Lead back duties flipped last game from Cam Akers back to Sony Michel, the latter of whom out-snapped the former by 50% in the Conference Championship game after taking a back seat to the rookie the previous two weeks. The issue in projecting the expected workload of this backfield for the Super Bowl is neither have been overly efficient with their opportunities, not to mention the likely return of Darrell Henderson. All three have now been exposed to workhorse roles in this offense this year, and it has actually been Henderson who has been the most consistent runner (4.62 yards per carry this year, compared to 3.97 for Michel and a paltry 2.61 for Akers). Furthermore, the Rams have either fed one running back the majority of touches or gone with the “hot hand” for the entirety of the season, introducing an interesting dynamic to this backfield this week. We’ll dive further into that theoretical discussion down in the DFS+ Interpretation section. The matchup on the ground yields an average net-adjusted line yards value of 4.325, much higher than their opponent’s on the other side. The final piece of the equation is the low 13% running back target rate this season from the Rams, meaning any of the three are likely to have to do their damage through the ground game and by getting into the end zone. To that point, each of the times that Stafford snuck into the end zone on one-yard plunges this postseason came directly following multiple running back rush attempts inside the five, so it’s not really like we have to all of a sudden be worried about Stafford running in close.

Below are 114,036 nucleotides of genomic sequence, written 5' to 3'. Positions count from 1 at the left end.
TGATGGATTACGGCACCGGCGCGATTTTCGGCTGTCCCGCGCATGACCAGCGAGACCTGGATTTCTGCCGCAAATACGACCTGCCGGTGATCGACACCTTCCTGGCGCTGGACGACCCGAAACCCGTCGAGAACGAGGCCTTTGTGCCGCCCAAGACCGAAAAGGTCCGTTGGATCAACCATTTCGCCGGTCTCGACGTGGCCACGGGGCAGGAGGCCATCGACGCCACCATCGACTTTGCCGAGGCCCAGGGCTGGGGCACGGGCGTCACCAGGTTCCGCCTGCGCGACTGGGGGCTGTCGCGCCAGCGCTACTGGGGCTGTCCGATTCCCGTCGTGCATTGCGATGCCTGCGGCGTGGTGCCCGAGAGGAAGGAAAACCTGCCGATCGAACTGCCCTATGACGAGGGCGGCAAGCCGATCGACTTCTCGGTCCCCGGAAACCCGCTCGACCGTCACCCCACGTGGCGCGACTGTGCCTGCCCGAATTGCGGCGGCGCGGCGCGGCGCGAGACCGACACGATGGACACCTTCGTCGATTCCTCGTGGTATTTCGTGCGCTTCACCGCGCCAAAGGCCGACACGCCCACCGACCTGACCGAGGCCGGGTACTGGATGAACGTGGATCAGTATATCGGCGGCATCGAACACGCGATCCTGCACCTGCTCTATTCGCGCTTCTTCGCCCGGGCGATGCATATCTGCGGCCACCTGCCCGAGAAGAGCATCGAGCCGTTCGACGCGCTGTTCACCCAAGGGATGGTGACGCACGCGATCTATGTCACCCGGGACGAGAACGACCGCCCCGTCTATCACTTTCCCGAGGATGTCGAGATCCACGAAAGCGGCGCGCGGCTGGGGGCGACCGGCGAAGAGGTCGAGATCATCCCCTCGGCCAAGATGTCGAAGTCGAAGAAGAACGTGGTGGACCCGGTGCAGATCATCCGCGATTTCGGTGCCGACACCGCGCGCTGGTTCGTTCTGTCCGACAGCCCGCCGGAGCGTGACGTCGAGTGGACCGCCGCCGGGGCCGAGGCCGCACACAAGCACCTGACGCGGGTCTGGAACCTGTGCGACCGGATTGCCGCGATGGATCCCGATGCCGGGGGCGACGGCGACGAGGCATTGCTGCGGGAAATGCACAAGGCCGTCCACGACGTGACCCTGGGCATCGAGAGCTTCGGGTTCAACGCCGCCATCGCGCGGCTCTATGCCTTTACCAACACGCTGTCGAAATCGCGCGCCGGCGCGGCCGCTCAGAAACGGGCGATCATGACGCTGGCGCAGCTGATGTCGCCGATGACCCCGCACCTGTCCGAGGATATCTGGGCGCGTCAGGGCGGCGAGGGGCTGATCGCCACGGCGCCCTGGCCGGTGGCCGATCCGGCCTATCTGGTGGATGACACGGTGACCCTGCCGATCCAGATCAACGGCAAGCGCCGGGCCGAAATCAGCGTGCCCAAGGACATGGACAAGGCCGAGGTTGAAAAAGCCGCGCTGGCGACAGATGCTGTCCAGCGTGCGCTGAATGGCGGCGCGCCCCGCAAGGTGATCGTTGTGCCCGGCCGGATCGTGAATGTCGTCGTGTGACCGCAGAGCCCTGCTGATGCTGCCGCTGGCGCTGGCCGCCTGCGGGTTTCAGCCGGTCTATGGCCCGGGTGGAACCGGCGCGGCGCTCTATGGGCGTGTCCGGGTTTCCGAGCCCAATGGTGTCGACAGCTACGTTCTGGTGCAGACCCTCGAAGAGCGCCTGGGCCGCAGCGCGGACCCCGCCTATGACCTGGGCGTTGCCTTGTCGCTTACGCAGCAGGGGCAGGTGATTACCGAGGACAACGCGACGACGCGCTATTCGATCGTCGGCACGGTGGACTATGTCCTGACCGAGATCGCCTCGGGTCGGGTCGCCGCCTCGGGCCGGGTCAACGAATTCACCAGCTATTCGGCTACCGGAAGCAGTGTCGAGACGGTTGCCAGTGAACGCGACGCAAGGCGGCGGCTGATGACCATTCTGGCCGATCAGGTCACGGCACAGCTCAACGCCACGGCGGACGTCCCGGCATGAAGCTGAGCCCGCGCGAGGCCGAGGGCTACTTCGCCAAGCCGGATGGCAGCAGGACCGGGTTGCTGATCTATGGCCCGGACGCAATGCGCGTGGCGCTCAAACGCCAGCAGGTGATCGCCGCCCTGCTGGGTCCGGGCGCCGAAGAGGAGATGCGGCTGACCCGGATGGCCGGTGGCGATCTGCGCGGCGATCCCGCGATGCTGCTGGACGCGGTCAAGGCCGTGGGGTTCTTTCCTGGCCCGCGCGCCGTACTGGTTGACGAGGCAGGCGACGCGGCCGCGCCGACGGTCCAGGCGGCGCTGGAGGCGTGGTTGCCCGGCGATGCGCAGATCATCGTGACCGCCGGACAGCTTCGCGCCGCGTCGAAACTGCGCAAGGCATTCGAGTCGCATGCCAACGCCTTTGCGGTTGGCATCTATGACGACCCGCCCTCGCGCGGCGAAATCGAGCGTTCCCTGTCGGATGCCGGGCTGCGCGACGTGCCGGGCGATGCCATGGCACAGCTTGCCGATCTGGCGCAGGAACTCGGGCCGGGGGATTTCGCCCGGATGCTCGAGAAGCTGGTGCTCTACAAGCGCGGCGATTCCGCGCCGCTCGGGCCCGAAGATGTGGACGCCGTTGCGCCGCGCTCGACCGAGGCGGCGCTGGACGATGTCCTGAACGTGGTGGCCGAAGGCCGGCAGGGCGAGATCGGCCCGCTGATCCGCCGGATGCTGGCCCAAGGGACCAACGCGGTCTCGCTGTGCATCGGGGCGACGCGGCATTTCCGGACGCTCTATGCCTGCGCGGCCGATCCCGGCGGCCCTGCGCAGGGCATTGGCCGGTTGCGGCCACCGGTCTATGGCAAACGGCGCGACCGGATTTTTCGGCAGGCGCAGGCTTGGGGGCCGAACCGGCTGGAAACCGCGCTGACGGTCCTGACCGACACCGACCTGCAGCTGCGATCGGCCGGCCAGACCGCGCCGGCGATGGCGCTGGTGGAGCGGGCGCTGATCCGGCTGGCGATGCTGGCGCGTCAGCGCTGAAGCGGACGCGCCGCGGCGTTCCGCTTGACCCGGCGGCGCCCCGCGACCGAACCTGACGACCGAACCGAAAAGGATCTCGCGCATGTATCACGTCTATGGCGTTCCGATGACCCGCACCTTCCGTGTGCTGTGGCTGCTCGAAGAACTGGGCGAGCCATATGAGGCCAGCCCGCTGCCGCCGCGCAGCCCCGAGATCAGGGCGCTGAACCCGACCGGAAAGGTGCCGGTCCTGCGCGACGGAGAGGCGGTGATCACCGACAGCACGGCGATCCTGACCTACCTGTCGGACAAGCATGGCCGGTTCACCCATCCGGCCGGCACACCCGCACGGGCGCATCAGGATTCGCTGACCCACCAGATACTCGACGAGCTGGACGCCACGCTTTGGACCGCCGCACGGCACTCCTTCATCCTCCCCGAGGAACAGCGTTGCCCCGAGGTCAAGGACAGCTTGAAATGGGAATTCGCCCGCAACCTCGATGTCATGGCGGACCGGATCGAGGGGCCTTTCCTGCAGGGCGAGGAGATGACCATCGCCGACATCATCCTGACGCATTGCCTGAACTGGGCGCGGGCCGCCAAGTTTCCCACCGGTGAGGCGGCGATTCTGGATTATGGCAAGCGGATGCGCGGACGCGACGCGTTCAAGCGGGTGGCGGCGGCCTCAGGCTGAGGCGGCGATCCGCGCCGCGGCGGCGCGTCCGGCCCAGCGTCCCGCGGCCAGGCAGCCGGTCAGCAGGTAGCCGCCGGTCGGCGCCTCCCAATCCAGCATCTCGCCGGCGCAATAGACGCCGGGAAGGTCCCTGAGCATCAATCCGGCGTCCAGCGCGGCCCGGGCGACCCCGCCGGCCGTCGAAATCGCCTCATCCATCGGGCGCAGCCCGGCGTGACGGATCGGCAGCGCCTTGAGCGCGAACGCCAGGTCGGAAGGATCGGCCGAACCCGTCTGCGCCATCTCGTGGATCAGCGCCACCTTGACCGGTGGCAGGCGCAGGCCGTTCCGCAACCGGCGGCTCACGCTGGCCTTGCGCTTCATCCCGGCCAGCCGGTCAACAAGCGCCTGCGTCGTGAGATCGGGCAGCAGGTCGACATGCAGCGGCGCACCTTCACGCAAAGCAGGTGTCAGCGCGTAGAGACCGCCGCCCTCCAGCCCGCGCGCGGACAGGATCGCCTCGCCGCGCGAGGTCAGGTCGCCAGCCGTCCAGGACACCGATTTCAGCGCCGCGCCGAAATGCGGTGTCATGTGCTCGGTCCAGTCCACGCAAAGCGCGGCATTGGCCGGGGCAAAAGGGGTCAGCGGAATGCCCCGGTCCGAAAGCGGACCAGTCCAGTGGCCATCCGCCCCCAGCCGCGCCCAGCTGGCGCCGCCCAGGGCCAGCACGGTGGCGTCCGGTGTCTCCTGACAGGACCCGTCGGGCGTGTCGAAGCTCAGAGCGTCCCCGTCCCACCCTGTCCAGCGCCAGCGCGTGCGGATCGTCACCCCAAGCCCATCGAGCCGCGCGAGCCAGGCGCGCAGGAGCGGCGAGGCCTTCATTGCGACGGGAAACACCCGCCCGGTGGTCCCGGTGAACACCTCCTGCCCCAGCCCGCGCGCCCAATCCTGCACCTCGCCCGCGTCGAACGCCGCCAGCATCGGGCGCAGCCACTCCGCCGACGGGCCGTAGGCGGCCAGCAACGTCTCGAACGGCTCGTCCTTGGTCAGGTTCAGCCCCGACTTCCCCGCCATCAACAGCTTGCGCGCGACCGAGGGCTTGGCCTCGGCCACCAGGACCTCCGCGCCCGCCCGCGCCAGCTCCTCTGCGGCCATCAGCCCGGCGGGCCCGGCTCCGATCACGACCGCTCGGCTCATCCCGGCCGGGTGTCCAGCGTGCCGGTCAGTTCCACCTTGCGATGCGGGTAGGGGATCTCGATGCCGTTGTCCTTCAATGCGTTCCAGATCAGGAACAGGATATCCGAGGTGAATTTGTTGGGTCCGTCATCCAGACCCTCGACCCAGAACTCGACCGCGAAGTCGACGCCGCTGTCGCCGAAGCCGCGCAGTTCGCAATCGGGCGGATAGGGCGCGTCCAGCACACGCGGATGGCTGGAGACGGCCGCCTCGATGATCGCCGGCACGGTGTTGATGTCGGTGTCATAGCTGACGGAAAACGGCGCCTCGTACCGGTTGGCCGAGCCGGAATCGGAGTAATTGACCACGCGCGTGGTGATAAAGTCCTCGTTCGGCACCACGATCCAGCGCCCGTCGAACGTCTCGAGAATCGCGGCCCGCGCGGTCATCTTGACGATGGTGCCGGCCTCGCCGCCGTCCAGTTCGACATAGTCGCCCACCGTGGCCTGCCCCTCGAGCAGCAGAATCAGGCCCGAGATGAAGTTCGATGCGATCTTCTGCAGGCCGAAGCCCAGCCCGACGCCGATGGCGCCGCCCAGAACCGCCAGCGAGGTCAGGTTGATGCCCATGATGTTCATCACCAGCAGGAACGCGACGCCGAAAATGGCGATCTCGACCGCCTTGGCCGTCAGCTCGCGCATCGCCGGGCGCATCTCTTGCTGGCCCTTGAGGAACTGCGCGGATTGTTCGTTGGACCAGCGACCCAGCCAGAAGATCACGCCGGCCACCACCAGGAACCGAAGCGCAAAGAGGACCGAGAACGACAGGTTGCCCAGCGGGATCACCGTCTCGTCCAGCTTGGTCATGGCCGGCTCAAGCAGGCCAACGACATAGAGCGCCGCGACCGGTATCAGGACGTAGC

Receiving expectations for the Rams during the postseason have become rather predictable, with the team looking to get Odell Beckham, Jr. going early in each of the last two games, which subsequently gives way to an onslaught of Cooper Kupp targets when the possessions begin to mean a little more. As in, OBJ has been targeted heavily on the first couple of possessions over the previous two games, while Kupp has seen the work when it matters more towards the end of games. I honestly haven’t worked out whether or not this is actionable intel in any way yet, but it stuck out to me when going through this game. I’ll have more to say on the situation when I release the DFS+ Interpretation in a couple of days (likely written on Thursday and released Friday to allow some more fidelity on both tight-end situations). Either way, Cooper Kupp is the main cog in this pass offense (clearly) and should be treated as such in a matchup that doesn’t clearly point to one pass-catcher standing out above the rest. Fighting through injury for the majority of the postseason, Van Jefferson, Jr. has taken a backseat to both OBJ and Kupp, seeing only nine total targets over the previous three games (compared to 32 for Kupp and 23 for OBJ). The 17 combined targets amongst Tyler Higbee and Kendall Blanton during the playoffs (just under six per game) are likely to fall on Blanton, should Higbee miss (likely). Blanton’s modest 5.9 aDOT, 14.9% target rate on routes run, and small 0.28 yards per route run likely means he would require a trip to the end zone in order to provide fantasy utility, but the tight ends in this offense maintain heavy red zone roles.